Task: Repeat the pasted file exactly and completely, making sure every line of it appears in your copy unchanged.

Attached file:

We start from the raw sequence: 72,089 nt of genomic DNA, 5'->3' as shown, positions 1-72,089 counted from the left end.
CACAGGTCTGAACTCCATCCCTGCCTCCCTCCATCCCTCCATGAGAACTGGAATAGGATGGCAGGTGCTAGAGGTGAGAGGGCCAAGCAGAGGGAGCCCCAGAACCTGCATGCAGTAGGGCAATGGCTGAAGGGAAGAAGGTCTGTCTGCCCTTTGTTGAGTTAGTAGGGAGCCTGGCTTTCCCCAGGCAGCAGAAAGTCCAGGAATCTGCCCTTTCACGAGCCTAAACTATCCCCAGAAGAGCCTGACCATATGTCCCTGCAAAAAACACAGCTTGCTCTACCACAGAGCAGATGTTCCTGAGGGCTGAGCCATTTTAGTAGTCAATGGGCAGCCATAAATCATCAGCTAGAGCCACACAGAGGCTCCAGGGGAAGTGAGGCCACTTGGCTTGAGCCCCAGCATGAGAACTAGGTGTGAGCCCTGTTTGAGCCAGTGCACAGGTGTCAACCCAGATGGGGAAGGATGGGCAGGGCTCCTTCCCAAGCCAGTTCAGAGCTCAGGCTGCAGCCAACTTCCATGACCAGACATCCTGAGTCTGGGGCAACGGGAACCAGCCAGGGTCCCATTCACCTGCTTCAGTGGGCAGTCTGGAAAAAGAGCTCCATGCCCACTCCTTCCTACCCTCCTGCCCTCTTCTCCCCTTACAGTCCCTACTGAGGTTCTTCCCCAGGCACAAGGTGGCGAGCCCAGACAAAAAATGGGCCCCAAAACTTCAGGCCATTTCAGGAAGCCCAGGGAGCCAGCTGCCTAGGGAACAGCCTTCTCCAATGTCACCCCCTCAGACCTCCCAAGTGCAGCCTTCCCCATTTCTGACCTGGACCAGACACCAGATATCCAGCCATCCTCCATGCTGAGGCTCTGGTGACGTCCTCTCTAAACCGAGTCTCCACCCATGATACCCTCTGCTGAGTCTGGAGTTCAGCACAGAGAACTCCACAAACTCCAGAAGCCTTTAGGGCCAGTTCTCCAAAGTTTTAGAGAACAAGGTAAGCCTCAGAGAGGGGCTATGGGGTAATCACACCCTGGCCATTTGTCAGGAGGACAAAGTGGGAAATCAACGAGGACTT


We start from the raw sequence: 72,089 nt of genomic DNA, 5'->3' as shown, positions 1-72,089 counted from the left end.
CACAGGTCTGAACTCCATCCCTGCCTCCCTCCATCCCTCCATGAGAACTGGAATAGGATGGCAGGTGCTAGAGGTGAGAGGGCCAAGCAGAGGGAGCCCCAGAACCTGCATGCAGTAGGGCAATGGCTGAAGGGAAGAAGGTCTGTCTGCCCTTTGTTGAGTTAGTAGGGAGCCTGGCTTTCCCCAGGCAGCAGAAAGTCCAGGAATCTGCCCTTTCACGAGCCTAAACTATCCCCAGAAGAGCCTGACCATATGTCCCTGCAAAAAACACAGCTTGCTCTACCACAGAGCAGATGTTCCTGAGGGCTGAGCCATTTTAGTAGTCAATGGGCAGCCATAAATCATCAGCTAGAGCCACACAGAGGCTCCAGGGGAAGTGAGGCCACTTGGCTTGAGCCCCAGCATGAGAACTAGGTGTGAGCCCTGTTTGAGCCAGTGCACAGGTGTCAACCCAGATGGGGAAGGATGGGCAGGGCTCCTTCCCAAGCCAGTTCAGAGCTCAGGCTGCAGCCAACTTCCATGACCAGACATCCTGAGTCTGGGGCAACGGGAACCAGCCAGGGTCCCATTCACCTGCTTCAGTGGGCAGTCTGGAAAAAGAGCTCCATGCCCACTCCTTCCTACCCTCCTGCCCTCTTCTCCCCTTACAGTCCCTACTGAGGTTCTTCCCCAGGCACAAGGTGGCGAGCCCAGACAAAAAATGGGCCCCAAAACTTCAGGCCATTTCAGGAAGCCCAGGGAGCCAGCTGCCTAGGGAACAGCCTTCTCCAATGTCACCCCCTCAGACCTCCCAAGTGCAGCCTTCCCCATTTCTGACCTGGACCAGACACCAGATATCCAGCCATCCTCCATGCTGAGGCTCTGGTGACGTCCTCTCTAAACCGAGTCTCCACCCATGATACCCTCTGCTGAGTCTGGAGTTCAGCACAGAGAACTCCACAAACTCCAGAAGCCTTTAGGGCCAGTTCTCCAAAGTTTTAGAGAACAAGGTAAGCCTCAGAGAGGGGCTATGGGGTAATCACACCCTGGCCATTTGTCAGGAGGACAAAGTGGGAAATCAACGAGGACTT